The Legacy of Lilias Trotter

A missionary you should know, Lilias Trotter pioneered a new ministry in North Africa.

By Marti Wade

What do you know about women in missions? Turns out women have outnumbered men in missions for the last 120 years, often pioneering new ministries and going places men could not go.

Among these pioneers, one of our favorites is Lilias Trotter. At age 35, she was rejected by mission agency leaders partly due to her poor health. But she didn’t give up. Pursuing a call to North Africa, she went on her own dime (initially) and served there for 40 years. She and a few friends made their home in the winding, narrow streets of casbah where they shared the gospel and saw many turn to Christ, often in the last weeks or days of their lives.

One biographer summed up what kept Lilias going: a passion for the impossible.

Lilias Blazed a Trail for Others

Lilias was trained as an artist and never stopped painting and sketching. Her fully illustrated newsletters were epic. They went far to mobilize others to pray for and support the work. She also made time to speak at conferences across Europe and mobilize new workers. On a 1911 summer visit to England, she launched an effort to recruit short-term missionaries. This brought a steady stream of young women to serve alongside her mission band in the years before World War I. Lilias loved these young women. She was always ready to listen to and learn from them, to welcome and encourage them.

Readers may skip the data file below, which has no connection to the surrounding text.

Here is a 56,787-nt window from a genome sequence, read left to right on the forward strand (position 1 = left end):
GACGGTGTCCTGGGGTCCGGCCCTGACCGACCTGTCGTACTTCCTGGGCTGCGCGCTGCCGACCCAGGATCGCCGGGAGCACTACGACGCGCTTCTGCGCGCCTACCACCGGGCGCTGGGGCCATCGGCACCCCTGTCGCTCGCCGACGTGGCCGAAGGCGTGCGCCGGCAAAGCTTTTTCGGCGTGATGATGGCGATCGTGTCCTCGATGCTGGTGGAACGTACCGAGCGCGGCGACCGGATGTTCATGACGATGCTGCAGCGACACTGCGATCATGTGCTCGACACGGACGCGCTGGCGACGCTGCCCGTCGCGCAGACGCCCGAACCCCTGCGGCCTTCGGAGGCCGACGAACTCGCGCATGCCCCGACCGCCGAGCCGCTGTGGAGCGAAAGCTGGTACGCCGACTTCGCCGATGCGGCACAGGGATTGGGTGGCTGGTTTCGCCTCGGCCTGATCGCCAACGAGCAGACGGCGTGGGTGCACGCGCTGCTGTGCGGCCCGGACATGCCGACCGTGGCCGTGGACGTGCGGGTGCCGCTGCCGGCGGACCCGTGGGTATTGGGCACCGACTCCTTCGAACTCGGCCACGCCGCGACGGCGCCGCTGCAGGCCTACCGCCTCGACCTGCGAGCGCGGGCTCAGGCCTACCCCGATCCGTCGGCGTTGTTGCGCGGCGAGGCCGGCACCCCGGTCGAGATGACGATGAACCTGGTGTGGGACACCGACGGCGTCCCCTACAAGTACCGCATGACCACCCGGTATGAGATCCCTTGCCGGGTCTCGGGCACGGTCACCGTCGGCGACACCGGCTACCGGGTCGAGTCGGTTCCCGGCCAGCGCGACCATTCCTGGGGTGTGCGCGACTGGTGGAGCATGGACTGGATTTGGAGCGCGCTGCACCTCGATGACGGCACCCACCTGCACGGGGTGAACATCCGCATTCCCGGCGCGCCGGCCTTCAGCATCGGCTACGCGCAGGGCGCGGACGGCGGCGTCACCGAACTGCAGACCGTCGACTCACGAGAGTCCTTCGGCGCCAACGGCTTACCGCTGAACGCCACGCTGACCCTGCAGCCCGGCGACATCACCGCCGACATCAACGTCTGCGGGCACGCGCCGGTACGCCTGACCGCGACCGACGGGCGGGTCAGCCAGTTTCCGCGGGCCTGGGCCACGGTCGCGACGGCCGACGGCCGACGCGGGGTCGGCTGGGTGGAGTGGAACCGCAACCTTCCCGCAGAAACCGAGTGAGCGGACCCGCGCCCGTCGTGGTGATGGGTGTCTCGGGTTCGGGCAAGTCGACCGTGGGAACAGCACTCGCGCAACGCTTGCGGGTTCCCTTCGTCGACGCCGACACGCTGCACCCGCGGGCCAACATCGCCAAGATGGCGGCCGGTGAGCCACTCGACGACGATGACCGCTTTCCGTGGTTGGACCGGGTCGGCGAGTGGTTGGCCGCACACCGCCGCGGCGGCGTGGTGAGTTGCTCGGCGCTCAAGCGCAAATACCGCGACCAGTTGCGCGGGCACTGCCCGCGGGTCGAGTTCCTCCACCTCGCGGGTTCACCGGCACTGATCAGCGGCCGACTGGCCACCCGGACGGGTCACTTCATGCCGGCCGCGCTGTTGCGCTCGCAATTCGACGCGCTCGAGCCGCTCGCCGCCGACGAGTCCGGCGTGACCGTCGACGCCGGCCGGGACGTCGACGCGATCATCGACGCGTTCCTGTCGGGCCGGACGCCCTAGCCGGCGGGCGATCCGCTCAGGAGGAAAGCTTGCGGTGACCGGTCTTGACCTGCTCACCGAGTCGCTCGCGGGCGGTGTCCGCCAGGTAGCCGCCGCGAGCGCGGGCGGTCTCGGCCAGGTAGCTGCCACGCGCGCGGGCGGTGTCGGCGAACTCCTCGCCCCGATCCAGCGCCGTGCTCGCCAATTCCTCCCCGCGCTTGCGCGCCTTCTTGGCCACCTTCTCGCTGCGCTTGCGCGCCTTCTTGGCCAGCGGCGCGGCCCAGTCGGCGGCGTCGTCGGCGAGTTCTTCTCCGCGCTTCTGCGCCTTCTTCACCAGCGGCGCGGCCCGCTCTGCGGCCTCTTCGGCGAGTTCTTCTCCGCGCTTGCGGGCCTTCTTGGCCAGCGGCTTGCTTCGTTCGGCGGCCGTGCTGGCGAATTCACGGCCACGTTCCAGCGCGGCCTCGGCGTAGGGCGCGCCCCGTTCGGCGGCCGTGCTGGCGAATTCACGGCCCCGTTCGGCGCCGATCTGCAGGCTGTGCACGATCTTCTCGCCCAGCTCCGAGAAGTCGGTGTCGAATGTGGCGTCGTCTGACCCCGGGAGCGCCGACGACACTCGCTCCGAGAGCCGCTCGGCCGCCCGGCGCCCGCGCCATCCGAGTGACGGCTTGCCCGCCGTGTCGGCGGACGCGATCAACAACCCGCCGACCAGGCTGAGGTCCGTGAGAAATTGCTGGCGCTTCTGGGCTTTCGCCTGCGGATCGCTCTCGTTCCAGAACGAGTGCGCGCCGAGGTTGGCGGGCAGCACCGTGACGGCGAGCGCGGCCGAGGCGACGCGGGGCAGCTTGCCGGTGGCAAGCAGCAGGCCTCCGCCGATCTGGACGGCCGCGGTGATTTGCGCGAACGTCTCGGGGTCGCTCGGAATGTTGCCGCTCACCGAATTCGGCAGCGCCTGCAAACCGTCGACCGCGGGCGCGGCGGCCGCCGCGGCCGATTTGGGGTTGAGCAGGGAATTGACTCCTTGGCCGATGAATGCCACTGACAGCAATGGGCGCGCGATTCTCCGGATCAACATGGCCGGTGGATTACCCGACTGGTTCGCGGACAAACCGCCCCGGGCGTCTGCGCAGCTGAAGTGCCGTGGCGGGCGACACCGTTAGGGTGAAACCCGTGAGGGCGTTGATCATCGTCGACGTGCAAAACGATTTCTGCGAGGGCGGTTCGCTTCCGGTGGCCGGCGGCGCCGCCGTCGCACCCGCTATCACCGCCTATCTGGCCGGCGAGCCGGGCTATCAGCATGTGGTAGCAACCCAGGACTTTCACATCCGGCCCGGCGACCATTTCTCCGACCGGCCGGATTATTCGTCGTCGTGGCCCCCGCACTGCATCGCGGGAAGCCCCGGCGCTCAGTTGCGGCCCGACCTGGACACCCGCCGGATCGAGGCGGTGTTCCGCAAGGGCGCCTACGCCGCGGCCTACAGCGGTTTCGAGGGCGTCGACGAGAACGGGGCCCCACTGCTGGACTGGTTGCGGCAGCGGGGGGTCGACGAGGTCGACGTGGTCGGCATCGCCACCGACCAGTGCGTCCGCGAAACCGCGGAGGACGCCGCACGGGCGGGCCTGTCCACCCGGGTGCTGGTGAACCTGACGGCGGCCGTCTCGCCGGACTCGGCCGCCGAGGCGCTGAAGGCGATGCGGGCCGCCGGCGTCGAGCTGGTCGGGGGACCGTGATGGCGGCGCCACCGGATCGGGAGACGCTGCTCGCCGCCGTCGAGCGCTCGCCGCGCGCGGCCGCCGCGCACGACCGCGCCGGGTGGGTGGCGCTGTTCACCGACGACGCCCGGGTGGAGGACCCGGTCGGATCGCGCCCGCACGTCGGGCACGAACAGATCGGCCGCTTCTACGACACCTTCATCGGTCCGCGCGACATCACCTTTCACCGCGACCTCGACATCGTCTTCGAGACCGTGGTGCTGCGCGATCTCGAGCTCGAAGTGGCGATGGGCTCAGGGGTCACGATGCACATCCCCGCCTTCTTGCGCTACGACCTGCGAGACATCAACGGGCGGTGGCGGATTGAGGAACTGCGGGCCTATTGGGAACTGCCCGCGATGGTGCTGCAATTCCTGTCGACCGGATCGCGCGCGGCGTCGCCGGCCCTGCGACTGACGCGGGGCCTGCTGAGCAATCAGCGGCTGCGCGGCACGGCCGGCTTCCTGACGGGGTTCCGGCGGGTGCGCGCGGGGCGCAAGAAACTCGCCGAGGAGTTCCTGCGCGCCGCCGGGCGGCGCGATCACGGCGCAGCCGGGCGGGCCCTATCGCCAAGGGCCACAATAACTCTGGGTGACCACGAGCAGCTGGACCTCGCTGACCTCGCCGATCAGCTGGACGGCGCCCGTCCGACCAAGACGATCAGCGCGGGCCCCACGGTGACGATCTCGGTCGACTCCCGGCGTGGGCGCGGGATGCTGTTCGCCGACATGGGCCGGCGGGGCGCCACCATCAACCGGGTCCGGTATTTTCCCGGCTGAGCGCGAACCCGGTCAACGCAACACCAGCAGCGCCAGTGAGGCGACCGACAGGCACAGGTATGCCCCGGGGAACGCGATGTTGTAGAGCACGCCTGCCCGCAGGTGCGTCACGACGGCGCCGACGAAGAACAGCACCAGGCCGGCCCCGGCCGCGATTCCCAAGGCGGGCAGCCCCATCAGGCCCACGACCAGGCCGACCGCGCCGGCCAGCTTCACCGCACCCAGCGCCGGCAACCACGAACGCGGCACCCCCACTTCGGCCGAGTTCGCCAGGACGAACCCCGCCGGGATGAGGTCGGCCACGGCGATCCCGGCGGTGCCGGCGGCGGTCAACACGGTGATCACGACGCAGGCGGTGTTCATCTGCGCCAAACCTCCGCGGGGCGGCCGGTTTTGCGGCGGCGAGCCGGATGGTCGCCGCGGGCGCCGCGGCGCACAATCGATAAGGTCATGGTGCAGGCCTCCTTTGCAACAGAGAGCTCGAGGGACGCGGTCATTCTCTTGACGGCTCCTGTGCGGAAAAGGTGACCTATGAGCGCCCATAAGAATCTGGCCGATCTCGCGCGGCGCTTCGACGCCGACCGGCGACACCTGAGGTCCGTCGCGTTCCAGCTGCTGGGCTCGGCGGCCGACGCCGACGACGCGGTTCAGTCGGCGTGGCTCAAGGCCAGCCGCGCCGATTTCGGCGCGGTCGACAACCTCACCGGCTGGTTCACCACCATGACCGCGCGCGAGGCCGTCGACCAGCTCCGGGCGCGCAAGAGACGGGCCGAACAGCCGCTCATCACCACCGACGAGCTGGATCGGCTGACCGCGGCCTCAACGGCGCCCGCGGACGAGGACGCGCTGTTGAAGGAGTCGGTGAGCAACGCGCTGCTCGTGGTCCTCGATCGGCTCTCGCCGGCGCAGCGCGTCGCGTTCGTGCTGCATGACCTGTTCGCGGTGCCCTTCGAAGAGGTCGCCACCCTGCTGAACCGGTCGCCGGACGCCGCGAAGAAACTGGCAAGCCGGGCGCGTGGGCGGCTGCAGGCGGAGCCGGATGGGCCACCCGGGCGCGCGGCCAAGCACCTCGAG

When she died, Lilias left behind 30 missionaries who looked to her as their leader and continued reaching out to the people of North Africa years before a breakthrough came to the region. Later the little band was absorbed by a larger mission which then merged with Pioneers in 2010.

Today, Pioneers looks for innovative people like Lilias who know God is calling them to Himself, first, and then to His work in the world.

Inspiring a New Generation

Artist, evangelist, mystic. Missionary, mobilizer, leader—what is it people remember about Lilias?

“When I was pregnant with my daughter, my husband and I watched a documentary about Lilias Trotter’s life,” says a Pioneers member so inspired she named her little girl after Lilias.

“She had so many giftings and was a budding artist who could have done great things in that world and made a name for herself. But she gave it all up because she considered Jesus more worthy. She lived such a life of faith—moving to a foreign country as a woman in the nineteenth century with no husband, no connections, no job. And she trusted Him to set her life up there and to work in her to minister and love the people she lived among; love them so much that she would live out the rest of her days there with them.

“My husband and I love looking at her old artwork and journals from her time in North Africa. Lilias had such depth to her in her walk with Jesus and that’s what we ultimately want for our daughter: to trust Jesus no matter where that takes her and to walk closely with Him all of her days.”